D. Mass.
08/17/1979
Memorandum and Order (475 F.Supp. 109)
EE-MA-0026-0005.pdf | WESTLAW| LEXIS | Detail
Source: Westlaw
show all people docs
Judges Brennan, William Joseph Jr. (SCOTUS) show/hide docs
EE-MA-0026-0003
Campbell, Levin Hicks (D. Mass., First Circuit) show/hide docs
EE-MA-0026-0004 | EE-MA-0026-0005
Liacos, Paul J (State Supreme Court) show/hide docs
EE-MA-0026-0006
Marshall, Thurgood (Second Circuit, SCOTUS) show/hide docs
EE-MA-0026-0003
Murray, Frank Jerome (D. Mass.) show/hide docs
EE-MA-0026-0004 | EE-MA-0026-0005
Stewart, Potter (Sixth Circuit, SCOTUS) show/hide docs
EE-MA-0026-0003
Tauro, Joseph Louis (D. Mass.) show/hide docs
EE-MA-0026-0002 | EE-MA-0026-0004 | EE-MA-0026-0005
Plaintiff's Lawyers Kiley, Thomas R (Massachusetts) show/hide docs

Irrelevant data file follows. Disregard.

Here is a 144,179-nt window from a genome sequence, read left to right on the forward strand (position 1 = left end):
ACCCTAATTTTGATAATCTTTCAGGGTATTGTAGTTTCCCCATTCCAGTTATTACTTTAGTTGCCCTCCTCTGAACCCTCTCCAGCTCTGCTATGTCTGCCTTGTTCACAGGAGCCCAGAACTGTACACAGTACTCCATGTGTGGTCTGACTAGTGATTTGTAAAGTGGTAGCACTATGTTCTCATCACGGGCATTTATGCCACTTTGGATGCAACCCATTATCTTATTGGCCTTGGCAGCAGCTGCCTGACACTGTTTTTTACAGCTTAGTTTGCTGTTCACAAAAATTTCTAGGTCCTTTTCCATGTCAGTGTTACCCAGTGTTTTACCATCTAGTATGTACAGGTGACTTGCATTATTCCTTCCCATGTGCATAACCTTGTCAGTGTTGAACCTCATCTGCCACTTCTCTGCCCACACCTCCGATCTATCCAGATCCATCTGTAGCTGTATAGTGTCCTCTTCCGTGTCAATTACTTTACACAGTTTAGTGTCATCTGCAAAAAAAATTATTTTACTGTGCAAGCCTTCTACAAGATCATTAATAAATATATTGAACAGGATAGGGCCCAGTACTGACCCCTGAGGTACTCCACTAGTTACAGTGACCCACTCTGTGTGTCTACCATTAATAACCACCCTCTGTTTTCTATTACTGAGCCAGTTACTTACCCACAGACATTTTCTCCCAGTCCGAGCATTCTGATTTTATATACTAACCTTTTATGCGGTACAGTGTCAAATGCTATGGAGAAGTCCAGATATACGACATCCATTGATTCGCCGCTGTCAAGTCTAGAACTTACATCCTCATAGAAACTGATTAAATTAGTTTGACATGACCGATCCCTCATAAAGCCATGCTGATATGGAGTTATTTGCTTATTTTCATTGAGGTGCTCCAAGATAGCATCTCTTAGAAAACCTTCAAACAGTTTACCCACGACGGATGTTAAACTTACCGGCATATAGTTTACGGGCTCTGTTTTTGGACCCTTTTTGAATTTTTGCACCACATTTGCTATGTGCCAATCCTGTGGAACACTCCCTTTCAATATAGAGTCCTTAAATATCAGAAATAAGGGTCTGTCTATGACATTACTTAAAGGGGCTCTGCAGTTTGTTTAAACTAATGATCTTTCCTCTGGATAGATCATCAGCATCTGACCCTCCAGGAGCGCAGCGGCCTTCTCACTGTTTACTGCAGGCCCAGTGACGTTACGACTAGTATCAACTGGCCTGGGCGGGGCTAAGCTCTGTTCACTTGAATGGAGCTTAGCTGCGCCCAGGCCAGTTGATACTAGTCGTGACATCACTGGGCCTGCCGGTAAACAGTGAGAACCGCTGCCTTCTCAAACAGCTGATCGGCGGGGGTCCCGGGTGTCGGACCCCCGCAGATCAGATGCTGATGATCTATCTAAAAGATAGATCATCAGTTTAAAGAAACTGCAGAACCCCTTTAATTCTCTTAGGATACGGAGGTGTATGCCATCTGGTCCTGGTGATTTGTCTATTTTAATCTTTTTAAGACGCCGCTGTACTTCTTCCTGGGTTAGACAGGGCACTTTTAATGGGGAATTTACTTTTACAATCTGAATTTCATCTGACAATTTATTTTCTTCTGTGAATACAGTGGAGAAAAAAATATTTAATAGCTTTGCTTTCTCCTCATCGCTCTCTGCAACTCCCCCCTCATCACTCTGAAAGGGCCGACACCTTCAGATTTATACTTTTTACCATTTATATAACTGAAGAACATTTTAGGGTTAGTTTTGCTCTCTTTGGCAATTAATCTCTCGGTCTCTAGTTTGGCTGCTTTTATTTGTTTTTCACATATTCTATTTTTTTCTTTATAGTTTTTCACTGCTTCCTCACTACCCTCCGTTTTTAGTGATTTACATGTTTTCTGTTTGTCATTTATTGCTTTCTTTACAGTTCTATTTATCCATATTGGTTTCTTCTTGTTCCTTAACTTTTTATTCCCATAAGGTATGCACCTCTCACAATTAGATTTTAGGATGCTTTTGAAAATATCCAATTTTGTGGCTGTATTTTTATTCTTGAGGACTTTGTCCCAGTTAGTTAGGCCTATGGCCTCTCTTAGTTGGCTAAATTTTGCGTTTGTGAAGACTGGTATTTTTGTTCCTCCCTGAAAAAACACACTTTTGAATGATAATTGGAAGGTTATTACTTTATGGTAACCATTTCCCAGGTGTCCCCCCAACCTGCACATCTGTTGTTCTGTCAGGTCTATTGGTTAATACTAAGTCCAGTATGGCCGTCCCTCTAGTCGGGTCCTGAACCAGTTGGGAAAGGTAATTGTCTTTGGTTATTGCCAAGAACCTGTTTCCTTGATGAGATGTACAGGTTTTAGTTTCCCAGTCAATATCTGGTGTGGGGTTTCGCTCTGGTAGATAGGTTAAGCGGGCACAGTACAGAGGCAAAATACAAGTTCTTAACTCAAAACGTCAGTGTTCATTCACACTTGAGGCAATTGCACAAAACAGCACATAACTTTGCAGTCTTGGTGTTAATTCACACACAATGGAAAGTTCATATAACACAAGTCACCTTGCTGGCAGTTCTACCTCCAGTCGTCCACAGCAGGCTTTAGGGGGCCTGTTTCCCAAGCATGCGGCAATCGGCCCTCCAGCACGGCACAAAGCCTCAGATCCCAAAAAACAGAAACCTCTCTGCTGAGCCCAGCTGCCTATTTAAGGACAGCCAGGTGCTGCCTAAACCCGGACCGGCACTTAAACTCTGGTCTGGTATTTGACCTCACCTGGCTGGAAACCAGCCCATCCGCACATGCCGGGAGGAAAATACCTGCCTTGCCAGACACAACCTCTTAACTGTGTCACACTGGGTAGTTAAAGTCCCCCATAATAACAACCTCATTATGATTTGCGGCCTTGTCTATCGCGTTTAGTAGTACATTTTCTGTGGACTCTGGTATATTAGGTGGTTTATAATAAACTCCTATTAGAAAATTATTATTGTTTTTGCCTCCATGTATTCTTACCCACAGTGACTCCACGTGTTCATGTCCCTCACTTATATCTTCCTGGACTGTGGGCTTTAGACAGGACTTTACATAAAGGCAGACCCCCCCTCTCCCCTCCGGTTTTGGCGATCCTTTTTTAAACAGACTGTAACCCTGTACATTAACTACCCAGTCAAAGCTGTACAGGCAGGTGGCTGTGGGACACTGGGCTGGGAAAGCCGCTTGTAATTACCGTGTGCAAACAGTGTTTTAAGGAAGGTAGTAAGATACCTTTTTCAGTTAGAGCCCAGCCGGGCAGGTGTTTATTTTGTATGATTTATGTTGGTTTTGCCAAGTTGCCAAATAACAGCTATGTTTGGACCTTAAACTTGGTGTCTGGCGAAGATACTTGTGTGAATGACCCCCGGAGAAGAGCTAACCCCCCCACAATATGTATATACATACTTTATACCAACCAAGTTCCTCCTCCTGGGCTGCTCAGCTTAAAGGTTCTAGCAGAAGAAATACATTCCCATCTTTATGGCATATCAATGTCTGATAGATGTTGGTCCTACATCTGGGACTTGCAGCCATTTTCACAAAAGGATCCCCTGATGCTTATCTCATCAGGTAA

EE-MA-0026-0006
Defendant's Lawyers Ward, Richard P (Massachusetts) show/hide docs
EE-MA-0026-0006
Other Lawyers Bryson, William Curtis (District of Columbia) show/hide docs
EE-MA-0026-0001
Easterbrook, Frank Hoover (Illinois) show/hide docs
EE-MA-0026-0001
Jones, Benjamin (Massachusetts) show/hide docs
EE-MA-0026-0006
McCree, Wade H. Jr. (District of Columbia) show/hide docs
EE-MA-0026-0001
Taylor, Daniel A (Massachusetts) show/hide docs
EE-MA-0026-0006